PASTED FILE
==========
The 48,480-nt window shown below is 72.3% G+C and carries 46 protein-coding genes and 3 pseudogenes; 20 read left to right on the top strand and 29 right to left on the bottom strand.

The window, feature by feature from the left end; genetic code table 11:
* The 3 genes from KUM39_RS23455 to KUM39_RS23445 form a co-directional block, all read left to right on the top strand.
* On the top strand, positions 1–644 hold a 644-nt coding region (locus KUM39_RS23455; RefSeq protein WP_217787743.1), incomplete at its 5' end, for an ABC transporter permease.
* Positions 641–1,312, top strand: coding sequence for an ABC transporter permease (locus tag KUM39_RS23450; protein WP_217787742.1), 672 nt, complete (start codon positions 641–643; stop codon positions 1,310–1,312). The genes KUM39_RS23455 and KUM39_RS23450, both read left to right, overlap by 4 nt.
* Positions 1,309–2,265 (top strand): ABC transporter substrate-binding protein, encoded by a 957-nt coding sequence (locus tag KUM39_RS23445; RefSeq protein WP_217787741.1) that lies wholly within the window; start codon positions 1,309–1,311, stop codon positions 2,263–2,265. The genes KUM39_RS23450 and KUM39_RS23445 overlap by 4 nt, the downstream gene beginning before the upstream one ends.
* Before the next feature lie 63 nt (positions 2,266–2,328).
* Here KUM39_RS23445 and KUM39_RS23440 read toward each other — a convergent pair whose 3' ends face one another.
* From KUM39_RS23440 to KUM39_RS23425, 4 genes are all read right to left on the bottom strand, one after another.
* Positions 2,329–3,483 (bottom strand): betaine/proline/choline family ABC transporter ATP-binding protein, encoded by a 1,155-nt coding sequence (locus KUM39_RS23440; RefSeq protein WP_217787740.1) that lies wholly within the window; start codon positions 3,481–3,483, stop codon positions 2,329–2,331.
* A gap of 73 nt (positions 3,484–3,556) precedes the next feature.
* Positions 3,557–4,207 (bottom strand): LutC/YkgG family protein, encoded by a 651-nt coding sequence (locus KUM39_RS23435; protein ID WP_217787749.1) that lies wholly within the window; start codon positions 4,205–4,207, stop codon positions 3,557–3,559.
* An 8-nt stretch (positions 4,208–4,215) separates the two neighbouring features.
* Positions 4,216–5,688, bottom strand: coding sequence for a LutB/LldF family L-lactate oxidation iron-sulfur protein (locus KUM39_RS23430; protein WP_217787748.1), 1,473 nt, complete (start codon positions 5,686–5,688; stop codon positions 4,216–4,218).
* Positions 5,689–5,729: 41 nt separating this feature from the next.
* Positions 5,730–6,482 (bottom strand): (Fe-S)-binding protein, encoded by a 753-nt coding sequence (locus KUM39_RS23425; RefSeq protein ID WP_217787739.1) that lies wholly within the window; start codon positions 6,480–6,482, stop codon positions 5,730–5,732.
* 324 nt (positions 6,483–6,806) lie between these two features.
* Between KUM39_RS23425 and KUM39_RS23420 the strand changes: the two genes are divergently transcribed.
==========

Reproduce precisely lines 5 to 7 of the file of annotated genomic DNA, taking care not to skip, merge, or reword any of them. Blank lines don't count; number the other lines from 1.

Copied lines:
* Positions 641–1,312, top strand: coding sequence for an ABC transporter permease (locus tag KUM39_RS23450; protein WP_217787742.1), 672 nt, complete (start codon positions 641–643; stop codon positions 1,310–1,312). The genes KUM39_RS23455 and KUM39_RS23450, both read left to right, overlap by 4 nt.
* Positions 1,309–2,265 (top strand): ABC transporter substrate-binding protein, encoded by a 957-nt coding sequence (locus tag KUM39_RS23445; RefSeq protein WP_217787741.1) that lies wholly within the window; start codon positions 1,309–1,311, stop codon positions 2,263–2,265. The genes KUM39_RS23450 and KUM39_RS23445 overlap by 4 nt, the downstream gene beginning before the upstream one ends.
* Before the next feature lie 63 nt (positions 2,266–2,328).